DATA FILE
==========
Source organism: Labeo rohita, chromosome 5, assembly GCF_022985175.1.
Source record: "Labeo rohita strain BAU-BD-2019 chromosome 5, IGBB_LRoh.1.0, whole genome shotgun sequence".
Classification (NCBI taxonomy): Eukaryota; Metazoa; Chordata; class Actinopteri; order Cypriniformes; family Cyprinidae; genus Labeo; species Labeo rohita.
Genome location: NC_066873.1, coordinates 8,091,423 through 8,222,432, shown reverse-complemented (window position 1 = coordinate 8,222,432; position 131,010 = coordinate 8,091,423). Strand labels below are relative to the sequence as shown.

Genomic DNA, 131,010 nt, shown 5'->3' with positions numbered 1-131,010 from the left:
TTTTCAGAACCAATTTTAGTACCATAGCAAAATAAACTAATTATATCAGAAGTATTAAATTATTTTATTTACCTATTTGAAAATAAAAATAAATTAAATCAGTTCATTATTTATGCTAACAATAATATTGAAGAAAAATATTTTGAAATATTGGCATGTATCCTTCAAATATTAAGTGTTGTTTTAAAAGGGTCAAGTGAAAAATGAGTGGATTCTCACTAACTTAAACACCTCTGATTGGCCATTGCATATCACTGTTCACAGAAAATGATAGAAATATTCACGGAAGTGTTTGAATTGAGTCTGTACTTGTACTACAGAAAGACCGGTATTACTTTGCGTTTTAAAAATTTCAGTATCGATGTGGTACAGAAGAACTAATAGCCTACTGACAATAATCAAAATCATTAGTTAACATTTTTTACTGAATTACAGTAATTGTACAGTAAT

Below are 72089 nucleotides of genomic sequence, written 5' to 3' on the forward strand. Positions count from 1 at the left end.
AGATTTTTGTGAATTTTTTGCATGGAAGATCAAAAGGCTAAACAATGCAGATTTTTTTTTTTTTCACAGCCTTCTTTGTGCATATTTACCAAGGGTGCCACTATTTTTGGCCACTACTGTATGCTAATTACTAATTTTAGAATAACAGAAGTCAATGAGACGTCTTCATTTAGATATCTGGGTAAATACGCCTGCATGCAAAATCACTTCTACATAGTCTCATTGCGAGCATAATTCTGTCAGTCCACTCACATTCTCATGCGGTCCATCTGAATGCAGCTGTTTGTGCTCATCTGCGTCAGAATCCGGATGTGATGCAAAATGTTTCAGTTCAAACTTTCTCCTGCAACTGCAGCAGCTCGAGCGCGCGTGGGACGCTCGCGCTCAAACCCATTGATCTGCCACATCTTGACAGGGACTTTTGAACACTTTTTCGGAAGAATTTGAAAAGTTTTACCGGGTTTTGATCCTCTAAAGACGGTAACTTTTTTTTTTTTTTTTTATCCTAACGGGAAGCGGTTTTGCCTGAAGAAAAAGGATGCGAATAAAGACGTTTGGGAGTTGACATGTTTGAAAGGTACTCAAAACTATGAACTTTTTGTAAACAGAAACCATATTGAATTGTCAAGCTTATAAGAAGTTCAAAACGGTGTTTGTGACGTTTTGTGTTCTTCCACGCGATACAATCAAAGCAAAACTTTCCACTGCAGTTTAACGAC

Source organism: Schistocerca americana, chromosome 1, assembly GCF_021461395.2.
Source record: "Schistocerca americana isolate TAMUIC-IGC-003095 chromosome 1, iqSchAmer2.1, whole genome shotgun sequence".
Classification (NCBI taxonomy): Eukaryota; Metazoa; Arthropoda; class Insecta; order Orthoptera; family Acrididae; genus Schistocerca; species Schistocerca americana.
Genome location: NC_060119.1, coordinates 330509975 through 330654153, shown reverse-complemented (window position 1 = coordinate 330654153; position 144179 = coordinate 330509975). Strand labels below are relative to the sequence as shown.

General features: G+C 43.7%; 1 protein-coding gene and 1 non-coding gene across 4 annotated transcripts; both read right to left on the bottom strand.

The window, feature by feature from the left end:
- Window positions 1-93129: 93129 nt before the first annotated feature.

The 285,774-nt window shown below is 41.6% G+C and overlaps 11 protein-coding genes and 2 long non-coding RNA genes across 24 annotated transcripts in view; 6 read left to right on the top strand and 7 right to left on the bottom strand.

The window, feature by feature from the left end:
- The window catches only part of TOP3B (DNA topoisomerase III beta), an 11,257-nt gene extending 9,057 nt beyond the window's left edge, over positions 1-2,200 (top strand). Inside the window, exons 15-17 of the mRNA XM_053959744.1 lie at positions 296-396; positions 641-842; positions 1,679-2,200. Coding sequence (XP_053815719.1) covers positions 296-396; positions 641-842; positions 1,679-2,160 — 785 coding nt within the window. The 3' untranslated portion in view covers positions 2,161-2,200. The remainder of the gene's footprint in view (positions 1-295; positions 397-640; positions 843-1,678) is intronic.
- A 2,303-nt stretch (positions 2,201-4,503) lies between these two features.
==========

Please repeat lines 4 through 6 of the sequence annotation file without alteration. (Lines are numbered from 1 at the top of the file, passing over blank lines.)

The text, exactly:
Genome location: NC_066873.1, coordinates 8,091,423 through 8,222,432, shown reverse-complemented (window position 1 = coordinate 8,222,432; position 131,010 = coordinate 8,091,423). Strand labels below are relative to the sequence as shown.

Genomic DNA, 131,010 nt, shown 5'->3' with positions numbered 1-131,010 from the left:
TTTTCAGAACCAATTTTAGTACCATAGCAAAATAAACTAATTATATCAGAAGTATTAAATTATTTTATTTACCTATTTGAAAATAAAAATAAATTAAATCAGTTCATTATTTATGCTAACAATAATATTGAAGAAAAATATTTTGAAATATTGGCATGTATCCTTCAAATATTAAGTGTTGTTTTAAAAGGGTCAAGTGAAAAATGAGTGGATTCTCACTAACTTAAACACCTCTGATTGGCCATTGCATATCACTGTTCACAGAAAATGATAGAAATATTCACGGAAGTGTTTGAATTGAGTCTGTACTTGTACTACAGAAAGACCGGTATTACTTTGCGTTTTAAAAATTTCAGTATCGATGTGGTACAGAAGAACTAATAGCCTACTGACAATAATCAAAATCATTAGTTAACATTTTTTACTGAATTACAGTAATTGTACAGTAAT